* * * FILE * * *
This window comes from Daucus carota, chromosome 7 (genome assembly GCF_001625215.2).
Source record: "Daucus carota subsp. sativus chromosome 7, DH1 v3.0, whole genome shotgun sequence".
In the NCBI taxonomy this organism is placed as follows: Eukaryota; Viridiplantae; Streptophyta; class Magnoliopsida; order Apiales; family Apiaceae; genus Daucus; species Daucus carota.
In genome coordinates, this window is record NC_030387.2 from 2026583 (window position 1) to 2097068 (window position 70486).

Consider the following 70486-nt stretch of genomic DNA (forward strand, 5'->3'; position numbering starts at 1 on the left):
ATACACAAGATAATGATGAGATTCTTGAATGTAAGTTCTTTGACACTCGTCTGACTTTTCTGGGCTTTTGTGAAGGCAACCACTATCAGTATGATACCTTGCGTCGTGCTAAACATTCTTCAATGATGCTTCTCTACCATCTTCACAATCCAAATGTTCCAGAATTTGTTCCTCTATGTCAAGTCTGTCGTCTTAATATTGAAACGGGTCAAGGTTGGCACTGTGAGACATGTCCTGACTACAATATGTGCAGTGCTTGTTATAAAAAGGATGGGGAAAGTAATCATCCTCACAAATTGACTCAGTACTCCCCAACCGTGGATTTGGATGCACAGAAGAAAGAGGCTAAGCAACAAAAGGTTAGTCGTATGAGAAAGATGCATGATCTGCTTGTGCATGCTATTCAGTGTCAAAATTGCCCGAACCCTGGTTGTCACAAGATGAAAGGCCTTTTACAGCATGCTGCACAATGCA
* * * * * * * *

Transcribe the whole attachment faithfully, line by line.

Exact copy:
This window comes from Daucus carota, chromosome 7 (genome assembly GCF_001625215.2).
Source record: "Daucus carota subsp. sativus chromosome 7, DH1 v3.0, whole genome shotgun sequence".
In the NCBI taxonomy this organism is placed as follows: Eukaryota; Viridiplantae; Streptophyta; class Magnoliopsida; order Apiales; family Apiaceae; genus Daucus; species Daucus carota.
In genome coordinates, this window is record NC_030387.2 from 2026583 (window position 1) to 2097068 (window position 70486).

Consider the following 70486-nt stretch of genomic DNA (forward strand, 5'->3'; position numbering starts at 1 on the left):
ATACACAAGATAATGATGAGATTCTTGAATGTAAGTTCTTTGACACTCGTCTGACTTTTCTGGGCTTTTGTGAAGGCAACCACTATCAGTATGATACCTTGCGTCGTGCTAAACATTCTTCAATGATGCTTCTCTACCATCTTCACAATCCAAATGTTCCAGAATTTGTTCCTCTATGTCAAGTCTGTCGTCTTAATATTGAAACGGGTCAAGGTTGGCACTGTGAGACATGTCCTGACTACAATATGTGCAGTGCTTGTTATAAAAAGGATGGGGAAAGTAATCATCCTCACAAATTGACTCAGTACTCCCCAACCGTGGATTTGGATGCACAGAAGAAAGAGGCTAAGCAACAAAAGGTTAGTCGTATGAGAAAGATGCATGATCTGCTTGTGCATGCTATTCAGTGTCAAAATTGCCCGAACCCTGGTTGTCACAAGATGAAAGGCCTTTTACAGCATGCTGCACAATGCA